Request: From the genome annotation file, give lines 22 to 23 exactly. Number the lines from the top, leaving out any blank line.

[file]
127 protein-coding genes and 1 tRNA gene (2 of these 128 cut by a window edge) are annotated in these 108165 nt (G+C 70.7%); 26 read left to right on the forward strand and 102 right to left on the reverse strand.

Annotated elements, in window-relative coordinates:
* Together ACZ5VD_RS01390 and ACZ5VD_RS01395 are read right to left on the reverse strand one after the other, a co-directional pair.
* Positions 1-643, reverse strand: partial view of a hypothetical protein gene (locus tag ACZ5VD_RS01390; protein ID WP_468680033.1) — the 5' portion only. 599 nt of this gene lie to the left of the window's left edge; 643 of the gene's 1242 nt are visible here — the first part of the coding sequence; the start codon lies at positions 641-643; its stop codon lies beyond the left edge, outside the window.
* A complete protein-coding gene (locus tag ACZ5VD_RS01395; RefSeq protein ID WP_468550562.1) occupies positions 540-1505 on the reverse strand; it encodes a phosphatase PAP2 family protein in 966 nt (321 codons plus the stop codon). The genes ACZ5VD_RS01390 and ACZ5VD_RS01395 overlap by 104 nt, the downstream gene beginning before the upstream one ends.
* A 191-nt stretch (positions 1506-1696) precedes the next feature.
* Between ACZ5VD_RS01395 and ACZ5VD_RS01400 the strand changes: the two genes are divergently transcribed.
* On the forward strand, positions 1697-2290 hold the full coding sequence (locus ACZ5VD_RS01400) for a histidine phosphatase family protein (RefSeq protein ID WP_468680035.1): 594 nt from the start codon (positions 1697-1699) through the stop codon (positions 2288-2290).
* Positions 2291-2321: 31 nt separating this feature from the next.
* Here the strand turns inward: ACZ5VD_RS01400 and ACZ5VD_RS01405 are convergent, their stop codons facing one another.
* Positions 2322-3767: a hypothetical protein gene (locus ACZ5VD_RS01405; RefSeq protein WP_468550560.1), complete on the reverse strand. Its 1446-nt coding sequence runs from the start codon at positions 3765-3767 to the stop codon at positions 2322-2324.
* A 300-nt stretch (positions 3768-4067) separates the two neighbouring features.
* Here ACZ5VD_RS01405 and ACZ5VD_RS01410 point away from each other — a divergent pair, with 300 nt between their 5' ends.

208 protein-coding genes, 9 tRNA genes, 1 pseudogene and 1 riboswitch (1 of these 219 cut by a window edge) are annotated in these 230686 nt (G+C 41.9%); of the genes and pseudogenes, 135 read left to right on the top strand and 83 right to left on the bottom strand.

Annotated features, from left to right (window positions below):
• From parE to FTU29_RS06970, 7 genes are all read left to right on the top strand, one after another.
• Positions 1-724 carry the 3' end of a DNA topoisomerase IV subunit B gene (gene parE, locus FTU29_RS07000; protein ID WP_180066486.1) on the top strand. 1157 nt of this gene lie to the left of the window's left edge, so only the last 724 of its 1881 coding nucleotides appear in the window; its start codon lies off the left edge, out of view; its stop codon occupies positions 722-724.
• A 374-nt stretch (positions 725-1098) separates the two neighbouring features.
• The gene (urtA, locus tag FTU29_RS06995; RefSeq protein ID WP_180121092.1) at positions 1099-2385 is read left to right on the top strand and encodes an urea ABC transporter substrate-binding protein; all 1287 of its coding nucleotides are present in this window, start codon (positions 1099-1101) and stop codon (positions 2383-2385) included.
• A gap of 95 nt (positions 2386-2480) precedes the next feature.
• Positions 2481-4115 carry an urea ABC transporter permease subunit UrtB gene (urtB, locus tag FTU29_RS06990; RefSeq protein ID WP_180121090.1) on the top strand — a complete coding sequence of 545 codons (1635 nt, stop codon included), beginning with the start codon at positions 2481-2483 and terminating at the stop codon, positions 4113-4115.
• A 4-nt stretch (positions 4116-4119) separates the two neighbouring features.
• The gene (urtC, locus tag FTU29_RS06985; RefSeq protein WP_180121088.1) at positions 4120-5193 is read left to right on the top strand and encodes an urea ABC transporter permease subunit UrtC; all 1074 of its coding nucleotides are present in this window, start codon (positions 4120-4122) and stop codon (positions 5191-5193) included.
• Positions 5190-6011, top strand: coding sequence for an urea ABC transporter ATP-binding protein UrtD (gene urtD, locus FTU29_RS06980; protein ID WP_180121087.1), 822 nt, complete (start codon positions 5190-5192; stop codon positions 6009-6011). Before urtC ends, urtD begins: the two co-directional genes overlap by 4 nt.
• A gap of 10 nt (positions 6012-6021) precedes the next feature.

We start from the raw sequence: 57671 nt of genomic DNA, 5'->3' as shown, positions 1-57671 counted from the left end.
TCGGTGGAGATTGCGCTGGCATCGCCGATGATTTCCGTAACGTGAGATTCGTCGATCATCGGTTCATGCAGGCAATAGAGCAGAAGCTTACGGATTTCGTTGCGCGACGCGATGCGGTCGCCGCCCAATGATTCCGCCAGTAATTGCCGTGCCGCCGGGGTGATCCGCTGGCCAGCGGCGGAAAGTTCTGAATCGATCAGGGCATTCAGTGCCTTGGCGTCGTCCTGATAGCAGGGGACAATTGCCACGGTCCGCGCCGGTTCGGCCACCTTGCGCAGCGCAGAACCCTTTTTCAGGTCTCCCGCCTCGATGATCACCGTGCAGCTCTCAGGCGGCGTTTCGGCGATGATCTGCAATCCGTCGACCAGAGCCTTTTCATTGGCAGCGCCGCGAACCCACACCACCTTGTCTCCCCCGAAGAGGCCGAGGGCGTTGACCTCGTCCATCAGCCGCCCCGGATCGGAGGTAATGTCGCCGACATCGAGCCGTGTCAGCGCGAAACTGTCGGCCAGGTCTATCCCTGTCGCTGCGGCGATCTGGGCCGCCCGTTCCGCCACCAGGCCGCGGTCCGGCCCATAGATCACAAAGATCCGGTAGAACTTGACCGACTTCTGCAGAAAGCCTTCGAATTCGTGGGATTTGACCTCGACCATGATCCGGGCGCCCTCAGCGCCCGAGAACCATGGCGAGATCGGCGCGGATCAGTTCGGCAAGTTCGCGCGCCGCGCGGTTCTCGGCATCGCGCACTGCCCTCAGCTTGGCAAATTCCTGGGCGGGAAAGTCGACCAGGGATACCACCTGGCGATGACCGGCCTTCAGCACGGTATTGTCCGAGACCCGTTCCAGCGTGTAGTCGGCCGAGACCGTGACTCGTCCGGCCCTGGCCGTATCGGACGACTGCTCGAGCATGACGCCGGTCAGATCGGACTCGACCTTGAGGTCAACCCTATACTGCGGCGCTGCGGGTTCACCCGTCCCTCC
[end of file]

• A 4-nt stretch (positions 4116-4119) separates the two neighbouring features.
• The gene (urtC, locus tag FTU29_RS06985; RefSeq protein WP_180121088.1) at positions 4120-5193 is read left to right on the top strand and encodes an urea ABC transporter permease subunit UrtC; all 1074 of its coding nucleotides are present in this window, start codon (positions 4120-4122) and stop codon (positions 5191-5193) included.